Construction has wrapped on the Larkin Street Substation addition in San Francisco, California. The net-zero energy (NZE) targeted project is designed to meet the practical needs of the utility building while enhancing the surrounding community.
The steel frame concrete structure by TEF Design is a modern addition to the existing historic 1962 substation building designed by Pacific Gas and Electric (PG&E) to supply power to the northeastern part of the city.
The constrained property and need to accommodate crane and equipment lift access prescribed the expansion’s perpendicular orientation to the existing substation. The structure features street-facing façades which integrate three types of glass fiber reinforced polymer (GFRP) panels—sloped, perforated, and ribbed—to form a surface that contradicts its materiality.
Sloped panels embedded with lighting fixtures expand across the building at night, expressing the city’s electrical power grid. The west-facing green wall, planted in a geometric pattern which echoes the faceted concrete walls, provides biophilic relief to the urban block while asserting its contribution to green values. A fine-grained metal mesh provides a transition between the existing structure and its new addition and is also used to bookend the façade.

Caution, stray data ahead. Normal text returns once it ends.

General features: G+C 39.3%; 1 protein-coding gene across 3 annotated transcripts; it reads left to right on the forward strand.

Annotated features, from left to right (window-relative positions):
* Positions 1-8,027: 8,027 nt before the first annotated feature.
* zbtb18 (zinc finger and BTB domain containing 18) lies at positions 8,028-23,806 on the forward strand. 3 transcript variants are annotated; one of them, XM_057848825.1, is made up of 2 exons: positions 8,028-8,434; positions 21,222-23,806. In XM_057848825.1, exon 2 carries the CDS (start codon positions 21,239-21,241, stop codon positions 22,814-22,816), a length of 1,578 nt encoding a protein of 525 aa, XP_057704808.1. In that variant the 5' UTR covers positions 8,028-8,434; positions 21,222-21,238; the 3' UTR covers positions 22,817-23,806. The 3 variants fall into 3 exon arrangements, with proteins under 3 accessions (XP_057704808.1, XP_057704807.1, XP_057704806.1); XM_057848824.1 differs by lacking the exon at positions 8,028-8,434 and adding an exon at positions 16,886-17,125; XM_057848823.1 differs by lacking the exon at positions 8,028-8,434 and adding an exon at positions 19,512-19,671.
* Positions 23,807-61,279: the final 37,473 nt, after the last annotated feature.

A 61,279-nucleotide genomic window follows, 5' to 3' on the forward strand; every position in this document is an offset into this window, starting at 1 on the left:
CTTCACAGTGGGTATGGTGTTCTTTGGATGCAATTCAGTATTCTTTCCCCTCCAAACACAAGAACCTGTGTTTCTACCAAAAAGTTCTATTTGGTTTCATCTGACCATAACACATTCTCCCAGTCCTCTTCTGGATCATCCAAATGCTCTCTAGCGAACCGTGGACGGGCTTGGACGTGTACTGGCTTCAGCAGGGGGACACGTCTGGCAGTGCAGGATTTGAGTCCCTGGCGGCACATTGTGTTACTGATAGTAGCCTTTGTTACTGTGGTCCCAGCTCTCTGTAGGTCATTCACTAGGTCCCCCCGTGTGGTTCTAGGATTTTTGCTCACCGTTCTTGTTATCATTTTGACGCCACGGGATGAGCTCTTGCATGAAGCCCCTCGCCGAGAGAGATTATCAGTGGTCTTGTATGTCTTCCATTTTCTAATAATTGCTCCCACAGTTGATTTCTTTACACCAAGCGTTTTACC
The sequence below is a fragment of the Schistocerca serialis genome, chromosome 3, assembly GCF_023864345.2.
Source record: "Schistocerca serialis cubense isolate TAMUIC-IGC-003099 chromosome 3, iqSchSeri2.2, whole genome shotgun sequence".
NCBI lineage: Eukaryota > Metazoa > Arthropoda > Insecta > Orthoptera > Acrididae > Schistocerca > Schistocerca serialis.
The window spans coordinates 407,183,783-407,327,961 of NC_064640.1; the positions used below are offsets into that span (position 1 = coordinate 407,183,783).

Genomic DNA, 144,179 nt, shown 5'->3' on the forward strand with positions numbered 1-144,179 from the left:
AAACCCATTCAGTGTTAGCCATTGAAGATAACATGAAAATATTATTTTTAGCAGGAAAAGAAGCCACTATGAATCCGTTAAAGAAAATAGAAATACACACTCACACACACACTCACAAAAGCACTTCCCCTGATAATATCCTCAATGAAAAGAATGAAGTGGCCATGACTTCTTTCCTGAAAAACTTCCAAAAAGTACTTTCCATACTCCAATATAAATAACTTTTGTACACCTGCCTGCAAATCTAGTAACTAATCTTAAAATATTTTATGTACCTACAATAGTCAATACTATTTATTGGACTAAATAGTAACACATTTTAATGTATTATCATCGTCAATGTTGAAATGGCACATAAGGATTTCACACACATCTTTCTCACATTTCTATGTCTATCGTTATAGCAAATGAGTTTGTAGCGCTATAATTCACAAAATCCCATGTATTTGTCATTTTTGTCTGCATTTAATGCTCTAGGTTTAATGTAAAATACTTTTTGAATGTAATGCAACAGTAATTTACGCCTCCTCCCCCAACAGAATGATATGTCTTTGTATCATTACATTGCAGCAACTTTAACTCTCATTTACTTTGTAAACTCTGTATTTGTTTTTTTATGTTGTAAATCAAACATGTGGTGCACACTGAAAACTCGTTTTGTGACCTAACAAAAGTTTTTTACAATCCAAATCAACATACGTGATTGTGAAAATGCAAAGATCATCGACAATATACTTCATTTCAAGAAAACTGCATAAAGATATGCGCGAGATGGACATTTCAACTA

On top, 60 kilowatt (kW) solar panel arrays offset the building’s energy consumption. Large vents at the base of the building exploit the city’s cool temperatures through natural ventilation to help eliminate the need for artificial cooling and reduce the building’s energy load by nearly 40 percent. Inside, supplemental fans, triggered only at high temperatures, help to cool the building only when needed.
The PG&E Larkin Substation addition is one of the first targeted net-zero electrical switchgear utility buildings to get a rating from the International Living Future Institute’s (ILFI) Living Building Challenge. The design team collaborated with ILFI to establish a rating system for registering the unprecedented building type.